I am in total agreement with the philosophy of Translators without Borders: that never again should people die of lack of information whilst there is something we could do to avert the situation. I therefore would love to become a professional translator in order to help avail information to the average, less privileged population, which cannot access important medical information because it is encoded in a foreign language (quite literally).

The process of becoming a translator is very demanding – I have found it more mentally exhausting than teaching, especially at the initial stages.

Besides, translation is a new profession in Africa, which is both a merit and a demerit in that we reserve exclusive skills, but also the market does not recognize the need for translators as professionals. Companies may not easily embrace the idea of hiring a professional translator whilst a lay person would take up the job. (And did I just overhear Simon say that translation doesn’t make millionaires?)

I hope to run a non-profit translation agency to serve my village with information on the key aspects of society namely health, education, law and agriculture. I would like to translate the available information from English to Swahili and vernacular. I would also link with other like-minded individuals to run a network of similar agencies so as to avail the same information in diverse vernaculars in Kenya and hopefully East Africa.

I am a soccer fan, specifically FC Barcelona much more because of their philosophy than the football. They train their players from a young age to become humble, respectful and able to function more as a team despite their individual talent. I also love music: I play the guitar, participate and watch live concerts and dash to the studio occasionally to record.

Appreciation:
It would be an almost unforgivable sin not to express my sincere gratitude to Translators without Borders for the opportunity to become a health translator. I thank the TWB board members for coming up with this great idea. I whole heartedly thank Simon Andriesen for his insightful lectures during our training. I must also thank Paul Warambo for giving us instructions with his Swahili knowledge – Paul is always with us, guiding us and helping us with Swahili terminologies and grammar. Indeed we don’t know what we would do without Paul and Simon in this training. Thanks a million!

Anne Njeri Mwangi

My name is Anne Njeri Mwangi, aged 38 years, born and brought up in Kenya in a town called Nyeri and working in the capital city, Nairobi.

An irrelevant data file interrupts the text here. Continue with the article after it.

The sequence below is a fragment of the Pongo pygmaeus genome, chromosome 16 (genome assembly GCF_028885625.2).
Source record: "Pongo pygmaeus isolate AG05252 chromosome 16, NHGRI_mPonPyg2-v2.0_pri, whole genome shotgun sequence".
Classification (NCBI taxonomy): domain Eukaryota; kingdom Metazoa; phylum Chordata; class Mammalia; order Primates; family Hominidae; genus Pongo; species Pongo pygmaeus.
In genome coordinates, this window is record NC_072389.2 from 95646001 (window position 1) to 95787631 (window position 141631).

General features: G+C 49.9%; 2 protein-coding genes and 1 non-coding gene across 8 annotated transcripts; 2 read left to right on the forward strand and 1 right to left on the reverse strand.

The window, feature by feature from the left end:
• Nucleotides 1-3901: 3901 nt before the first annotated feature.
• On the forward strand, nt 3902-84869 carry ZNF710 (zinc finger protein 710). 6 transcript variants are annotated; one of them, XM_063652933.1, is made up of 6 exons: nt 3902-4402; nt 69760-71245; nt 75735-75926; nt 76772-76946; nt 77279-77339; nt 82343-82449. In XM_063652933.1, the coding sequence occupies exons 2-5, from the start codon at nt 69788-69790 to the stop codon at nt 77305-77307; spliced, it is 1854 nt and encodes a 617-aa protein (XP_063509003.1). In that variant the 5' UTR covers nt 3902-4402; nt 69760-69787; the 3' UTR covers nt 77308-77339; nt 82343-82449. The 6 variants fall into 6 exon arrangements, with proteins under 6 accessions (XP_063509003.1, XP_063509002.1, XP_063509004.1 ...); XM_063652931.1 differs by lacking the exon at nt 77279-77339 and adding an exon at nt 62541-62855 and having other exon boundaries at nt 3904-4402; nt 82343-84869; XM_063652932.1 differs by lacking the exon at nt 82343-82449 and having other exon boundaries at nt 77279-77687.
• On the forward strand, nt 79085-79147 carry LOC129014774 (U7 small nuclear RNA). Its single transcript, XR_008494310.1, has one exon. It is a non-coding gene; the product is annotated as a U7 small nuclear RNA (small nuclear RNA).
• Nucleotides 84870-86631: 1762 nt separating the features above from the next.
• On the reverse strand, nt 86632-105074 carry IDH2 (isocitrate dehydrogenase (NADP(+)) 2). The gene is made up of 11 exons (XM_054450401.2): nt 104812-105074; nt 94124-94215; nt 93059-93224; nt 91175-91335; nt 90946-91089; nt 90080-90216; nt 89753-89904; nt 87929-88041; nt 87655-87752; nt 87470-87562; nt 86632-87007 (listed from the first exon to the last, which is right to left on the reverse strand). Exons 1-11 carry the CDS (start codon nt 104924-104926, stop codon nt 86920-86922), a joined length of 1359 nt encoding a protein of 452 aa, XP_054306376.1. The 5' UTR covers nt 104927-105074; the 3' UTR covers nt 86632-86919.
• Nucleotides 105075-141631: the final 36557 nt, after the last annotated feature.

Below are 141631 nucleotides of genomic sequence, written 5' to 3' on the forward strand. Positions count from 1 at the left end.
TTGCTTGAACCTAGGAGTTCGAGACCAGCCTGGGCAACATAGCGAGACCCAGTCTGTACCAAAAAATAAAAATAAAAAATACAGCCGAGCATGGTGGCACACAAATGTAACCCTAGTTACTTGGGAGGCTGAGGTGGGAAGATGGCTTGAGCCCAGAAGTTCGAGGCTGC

I am the fourth born in a family of seven siblings: five girls and two boys. All my siblings are adults with families; my parents are alive and well. I am married to Simon, and we have a lovely son, Victor, who is 11 years old.

I received my primary and secondary education from the nearby schools in the village. After secondary school, I joined medical training college in Mombasa where I pursued a diploma in community health nursing for 3½ years (1993-1997). Later, I pursued a course in reproductive health for six months in 2007. In 2011/2012, I went back to Kenya Medical Training College in Nairobi and pursued a Higher National Diploma in Health Education and Promotion, which I completed in July this year.

After qualifying in 1997, I was employed by the government of Kenya and have worked as a Nursing Officer in various hospitals. In the course of that time, I have practiced offering curative services and came to realize that many of the patients I was attending to were suffering due to lack of information. I consequently felt the need to promote health by educating and giving the correct information to people, thus deciding to take a course in health education and promotion to get the relevant skills. Translators without Borders came in handy at a time when I had just completed my training and ripe for health promotion, and as a Health Promoter, I felt it would be quite prudent to give information in a language that is well understood by the majority in my country. Therefore when I got the chance to be part of the translators at the Translators without Borders Healthcare Translators’ Training Center, I totally embraced it because it is a positive engagement that would enable me to promote health through a language that the majority would understand.

In all these I wish to thank Simon Andriesen – the director of the Healthcare Translators’ Training Center for being available to give me the much needed translation skills. I would also like to thank Paul Warambo who has been our course instructor during the course; his incredible brilliance in Swahili language and translation skills has made us see the light in the field of translation. I also extend my gratitude to the translation team for their spirit of unity.

Being a translator will enable me to ensure that society receives information in a language that people understand best. I am glad to have become a translator, especially of healthcare materials, because I will be promoting health when people receive and understand information. Health promotion is my passion.
Becoming a translator requires a lot of dedication, determination and commitment. It’s hard to be a translator if one does not have these qualities.

Once I gain experience in translation which is currently from English to Swahili, I would like to move my translation skills into another level of translating the healthcare materials to my native language (Kikuyu) so that those who understand neither English nor Swahili may also get access to information.

My interests are traveling, walking and traversing social media.


If you would like to help support the effort to increase language capacity into Swahili and other critical languages, please consider sponsoring a translator this holiday season through our Fund-a-Translator program. Details by emailing [email protected]